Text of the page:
17 17 Expenses Assets Owner’s Equity Liabilities=+ Debit Credit Debit Credit (DR) (CR) (DR) (CR) Normal Balance How do expense accounts “behave”? Expenses represent a decrease in equity. A decrease in equity requires a debit entry. Therefore, expense accounts are typically debited.

18 18 Using the revenue and expense accounts, a business can determine if they have earned a net income (profit) or a net loss. Net Income Net Income is the difference between the total revenues and total expenses, where the revenues are greater than the expenses. Net Loss A Net Loss is created if expenses are greater than the revenues. Net Income or Net Loss

19 19  The owner usually looks to the profits of the business to provide a livelihood.  In a healthy business, the owner is able to take funds (generated by profits) out of the business. Drawings  These withdrawals of funds, by the owner, are known as Drawings and decrease equity. Drawings

20 20  Drawings are NOT expenses.  They are not associated with producing revenue.  Drawings have nothing to do with the determination of the net income or net loss.  Cash is the most common item withdrawn by an owner for personal use. Drawings

21 21 There are four types of accounts in the equity section: 1.Capital 1.Capital – this account will now contain only the equity figure at the beginning of the fiscal period plus new capital from the owner. 2.Revenues 2.Revenues – increases in equity resulting from the sale of goods or services. A revenue account normally has a credit balance. Expanding the Ledger

22 22 3.Expenses 3.Expenses – decreases in equity resulting from the costs of the materials or services used to produce the revenue. An expense account normally has a debit balance. 4.Drawings 4.Drawings – decreases in equity resulting from the owner’s personal withdrawals. A drawings account normally has a debit balance. Drawings are NOT a factor in calculating net income or loss. Expanding the Ledger

23 23 Complete each statement with a DR or CR a)The Bank account normally has a ____ balance. b)A Revenue account normally has a ____ balance. c)An Expense account normally has a ____ balance. d)Paying a creditor involves a ____ entry to the creditor’s account. e)The Drawings account receives a ____ entry when the owner withdraws money for personal use. f)A lawyer gives a cash refund to a customer. The Bank account will receive a ____ entry and the Revenue account will receive a ____ entry. g)Supplies are bought on credit. The Supplies account will receive a ____ entry and the supplier’s account payable will receive a ____ entry.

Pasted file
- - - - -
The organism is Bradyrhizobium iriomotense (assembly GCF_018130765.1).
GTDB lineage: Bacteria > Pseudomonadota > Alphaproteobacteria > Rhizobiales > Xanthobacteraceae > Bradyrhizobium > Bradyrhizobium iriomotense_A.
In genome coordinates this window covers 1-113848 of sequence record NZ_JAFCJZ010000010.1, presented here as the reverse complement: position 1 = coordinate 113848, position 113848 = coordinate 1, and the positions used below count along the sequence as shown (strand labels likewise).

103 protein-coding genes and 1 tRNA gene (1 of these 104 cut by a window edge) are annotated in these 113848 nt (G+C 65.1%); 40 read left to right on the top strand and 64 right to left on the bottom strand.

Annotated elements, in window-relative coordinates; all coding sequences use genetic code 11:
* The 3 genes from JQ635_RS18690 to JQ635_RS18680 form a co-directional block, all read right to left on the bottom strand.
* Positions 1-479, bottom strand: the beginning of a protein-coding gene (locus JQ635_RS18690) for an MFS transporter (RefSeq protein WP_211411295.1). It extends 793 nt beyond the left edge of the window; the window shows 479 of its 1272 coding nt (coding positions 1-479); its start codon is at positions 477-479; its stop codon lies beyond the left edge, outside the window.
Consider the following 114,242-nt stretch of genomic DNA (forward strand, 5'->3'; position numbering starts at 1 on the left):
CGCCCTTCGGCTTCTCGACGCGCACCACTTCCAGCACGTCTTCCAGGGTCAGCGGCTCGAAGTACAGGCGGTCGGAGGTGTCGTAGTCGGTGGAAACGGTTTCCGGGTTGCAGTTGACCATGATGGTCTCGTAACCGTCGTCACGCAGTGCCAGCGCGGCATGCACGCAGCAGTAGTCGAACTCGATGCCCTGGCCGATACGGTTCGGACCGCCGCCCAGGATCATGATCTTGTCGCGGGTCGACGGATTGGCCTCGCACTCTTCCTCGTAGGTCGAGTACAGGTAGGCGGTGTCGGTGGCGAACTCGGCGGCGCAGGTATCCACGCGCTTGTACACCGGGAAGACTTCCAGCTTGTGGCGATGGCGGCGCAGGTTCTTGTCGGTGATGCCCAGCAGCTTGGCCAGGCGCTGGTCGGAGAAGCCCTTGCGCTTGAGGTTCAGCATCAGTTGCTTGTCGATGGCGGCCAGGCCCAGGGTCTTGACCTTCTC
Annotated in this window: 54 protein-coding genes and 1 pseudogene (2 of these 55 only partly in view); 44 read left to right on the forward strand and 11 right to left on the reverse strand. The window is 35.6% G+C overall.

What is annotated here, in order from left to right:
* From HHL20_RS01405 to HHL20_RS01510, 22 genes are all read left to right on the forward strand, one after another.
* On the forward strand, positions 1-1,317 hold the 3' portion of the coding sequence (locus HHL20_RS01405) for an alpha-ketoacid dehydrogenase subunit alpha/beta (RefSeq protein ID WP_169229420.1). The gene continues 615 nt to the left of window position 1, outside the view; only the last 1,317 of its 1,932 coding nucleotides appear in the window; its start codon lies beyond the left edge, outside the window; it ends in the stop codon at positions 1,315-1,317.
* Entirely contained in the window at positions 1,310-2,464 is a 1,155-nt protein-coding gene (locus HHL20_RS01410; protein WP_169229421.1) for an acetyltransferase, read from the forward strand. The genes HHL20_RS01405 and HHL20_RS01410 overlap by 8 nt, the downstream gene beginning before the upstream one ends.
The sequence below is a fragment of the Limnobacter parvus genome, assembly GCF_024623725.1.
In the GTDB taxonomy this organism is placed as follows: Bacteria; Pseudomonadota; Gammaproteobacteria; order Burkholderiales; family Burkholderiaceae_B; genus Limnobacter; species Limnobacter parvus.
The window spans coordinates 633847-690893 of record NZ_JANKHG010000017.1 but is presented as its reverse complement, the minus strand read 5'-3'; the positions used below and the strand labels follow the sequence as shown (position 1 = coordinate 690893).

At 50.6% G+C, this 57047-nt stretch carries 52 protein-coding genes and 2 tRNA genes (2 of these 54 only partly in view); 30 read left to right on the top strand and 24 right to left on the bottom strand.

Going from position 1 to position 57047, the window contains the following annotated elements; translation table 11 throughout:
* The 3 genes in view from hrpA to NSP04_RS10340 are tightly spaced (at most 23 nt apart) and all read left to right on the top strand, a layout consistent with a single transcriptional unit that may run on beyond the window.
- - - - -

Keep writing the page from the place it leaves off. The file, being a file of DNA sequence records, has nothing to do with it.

24 24 Complete each statement with a DR or CR h)The Drawings account will not normally receive ____ entries. i)An increase in equity can be thought of as a ____ to the Capital account. j)Net Income can be thought of as a ____ to the Capital account. k)Net Loss can be thought of as a ____ to the Capital account. l)The owner takes a computer from the business for his personal (permanent) use. The Drawings account will receive a ____ entry.

25 25 income statement  The income statement tells the owners and the managers how the business is doing. income statement  By definition, an income statement is a financial statement that summarizes the items of revenue and expense, and shows the net income or net loss of a business for a given period of time. The Income Statement

26 26 Net Income is not cash. It is the difference between total revenues and total expenses. The word “expense” is not always required. Why? In what order are expenses listed? A company can have more than one source of revenue. Date? The accounting period for which the figures have been accumulated